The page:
The answer to that question is a mix of positives and negatives.
The team behind the show’s own social media activity did a superb job – the best yet, in fact. As well as a good stream of planned content before, during, and after the event, they were really on the ball with liking and sharing/retweeting posts from exhibitors and visitors.
It was also encouraging to see the ‘Social Hub’ in Hall 4 being promoted as a show feature:
“Meet your favourite MotoVloggers, bloggers and influencers at this year’s Motorcycle Live! The Social Hub… will play host to different social media personalities every day, giving show visitors the chance to meet them face-to-face and chat about all things two wheeled.”
If you’re still unconvinced about the popularity and relevance of Twitter as a channel for marketing communication, take a spin through all the activity tagged with the #MotorcycleLive hashtag.
Here’s Stuart Smith, founder and CEO of @TagAcam, with a quick introduction @motorcyclelive to how the app and smartbutton help motorcyclists ride safer by being more aware of road hazards #tagacam #motorcyclelive pic.twitter.com/uzCEzHYAnl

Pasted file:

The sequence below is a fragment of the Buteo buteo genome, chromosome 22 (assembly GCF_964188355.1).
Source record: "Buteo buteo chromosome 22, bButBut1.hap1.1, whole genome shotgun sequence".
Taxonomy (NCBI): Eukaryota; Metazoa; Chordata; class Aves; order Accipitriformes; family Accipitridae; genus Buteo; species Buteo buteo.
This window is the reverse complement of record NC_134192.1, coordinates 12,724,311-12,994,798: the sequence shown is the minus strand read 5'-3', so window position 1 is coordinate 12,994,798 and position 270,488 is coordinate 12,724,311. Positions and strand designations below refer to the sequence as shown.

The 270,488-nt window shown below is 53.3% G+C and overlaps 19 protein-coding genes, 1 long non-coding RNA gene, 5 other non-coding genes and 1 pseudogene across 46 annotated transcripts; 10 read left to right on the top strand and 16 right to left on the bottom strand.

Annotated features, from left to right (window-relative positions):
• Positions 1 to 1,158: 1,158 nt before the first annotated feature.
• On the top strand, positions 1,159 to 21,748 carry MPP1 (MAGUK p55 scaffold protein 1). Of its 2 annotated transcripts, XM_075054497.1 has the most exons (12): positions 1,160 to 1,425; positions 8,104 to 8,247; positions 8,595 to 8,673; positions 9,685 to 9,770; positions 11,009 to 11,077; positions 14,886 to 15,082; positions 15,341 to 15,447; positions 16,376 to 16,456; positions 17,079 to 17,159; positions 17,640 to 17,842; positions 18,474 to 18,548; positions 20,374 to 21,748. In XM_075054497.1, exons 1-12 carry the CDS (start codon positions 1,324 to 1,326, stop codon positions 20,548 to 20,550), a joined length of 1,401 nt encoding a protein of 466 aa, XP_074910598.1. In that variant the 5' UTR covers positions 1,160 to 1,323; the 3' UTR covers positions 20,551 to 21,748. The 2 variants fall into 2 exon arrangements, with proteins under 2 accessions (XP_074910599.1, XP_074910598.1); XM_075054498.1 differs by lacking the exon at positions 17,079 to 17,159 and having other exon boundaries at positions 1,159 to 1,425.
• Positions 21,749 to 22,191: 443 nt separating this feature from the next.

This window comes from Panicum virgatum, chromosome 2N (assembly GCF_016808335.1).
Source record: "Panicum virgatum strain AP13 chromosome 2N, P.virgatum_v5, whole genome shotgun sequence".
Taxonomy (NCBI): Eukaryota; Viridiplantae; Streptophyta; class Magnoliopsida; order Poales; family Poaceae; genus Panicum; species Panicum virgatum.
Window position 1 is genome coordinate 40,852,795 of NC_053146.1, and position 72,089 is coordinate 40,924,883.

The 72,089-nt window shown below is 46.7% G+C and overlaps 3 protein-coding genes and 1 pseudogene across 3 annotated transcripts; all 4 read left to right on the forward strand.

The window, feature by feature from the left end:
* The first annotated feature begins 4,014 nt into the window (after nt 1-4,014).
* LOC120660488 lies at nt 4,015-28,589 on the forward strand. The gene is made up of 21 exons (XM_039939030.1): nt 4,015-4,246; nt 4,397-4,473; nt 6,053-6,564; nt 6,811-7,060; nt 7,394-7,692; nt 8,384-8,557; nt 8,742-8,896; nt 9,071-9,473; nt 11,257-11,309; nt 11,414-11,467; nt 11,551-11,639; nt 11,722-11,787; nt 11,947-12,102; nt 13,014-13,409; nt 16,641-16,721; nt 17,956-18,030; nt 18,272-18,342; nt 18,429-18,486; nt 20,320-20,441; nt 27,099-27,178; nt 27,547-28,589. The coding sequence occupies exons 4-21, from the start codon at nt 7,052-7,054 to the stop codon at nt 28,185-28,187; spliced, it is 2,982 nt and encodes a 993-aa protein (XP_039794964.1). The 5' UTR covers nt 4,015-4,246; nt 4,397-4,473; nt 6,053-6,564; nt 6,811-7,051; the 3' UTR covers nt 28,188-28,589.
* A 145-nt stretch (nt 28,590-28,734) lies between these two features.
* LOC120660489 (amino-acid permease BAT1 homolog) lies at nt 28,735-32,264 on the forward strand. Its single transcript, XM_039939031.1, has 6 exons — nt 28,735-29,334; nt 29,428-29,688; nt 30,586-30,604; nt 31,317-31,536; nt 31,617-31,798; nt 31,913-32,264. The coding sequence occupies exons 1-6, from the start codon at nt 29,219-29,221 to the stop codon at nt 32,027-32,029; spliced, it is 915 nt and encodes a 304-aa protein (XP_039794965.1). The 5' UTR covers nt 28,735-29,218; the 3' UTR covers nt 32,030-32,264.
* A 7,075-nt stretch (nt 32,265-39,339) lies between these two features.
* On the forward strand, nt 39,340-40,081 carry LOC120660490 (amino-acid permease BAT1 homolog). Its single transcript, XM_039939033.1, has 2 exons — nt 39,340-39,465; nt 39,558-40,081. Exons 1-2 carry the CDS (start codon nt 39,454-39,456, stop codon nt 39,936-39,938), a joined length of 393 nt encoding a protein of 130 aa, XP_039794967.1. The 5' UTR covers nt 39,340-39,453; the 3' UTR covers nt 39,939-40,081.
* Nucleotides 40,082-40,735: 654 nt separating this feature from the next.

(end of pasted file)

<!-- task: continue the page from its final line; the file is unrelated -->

— The Full Chat Agency (@fullchatagency) November 20, 2018
Given they had what was widely regarded as the best stand at the show, with a replica Spitfire as its attention-grabbing feature, you might have thought CCM would be on that stand-out list as well. There was no lack of social media activity on their part, but not a single one of their tweets included the show hashtag and their sharing of visitor posts was limited. They’re not alone in having missed those tricks.
Great marketing effort by @CCMMotorcycle at #motorcyclelive combining a Spitfire replica with the limited edition @carlfogarty model bike. Justifiably one of the biggest talking points of the show. pic.twitter.com/uJWAFh8RoU
— The Full Chat Agency (@fullchatagency) November 17, 2018
Harley-Davidson and Piaggio were inviting visitors to take selfies and tag them on social media. There was more of this kind of thing in 2017, and a notable absence of originality this year.
The official show guide once again provided a sad indictment of where social media fits within the motorcycle industry’s psyche. In the A-Z listing of exhibitors, which they’re not charged any extra to appear in, 30% didn’t include their Facebook address, 48% their Twitter ID, and 67% their Instagram. All the exhibitors at this year’s show have at least one of those channels.
— Motorcycle Live (@motorcyclelive) November 25, 2018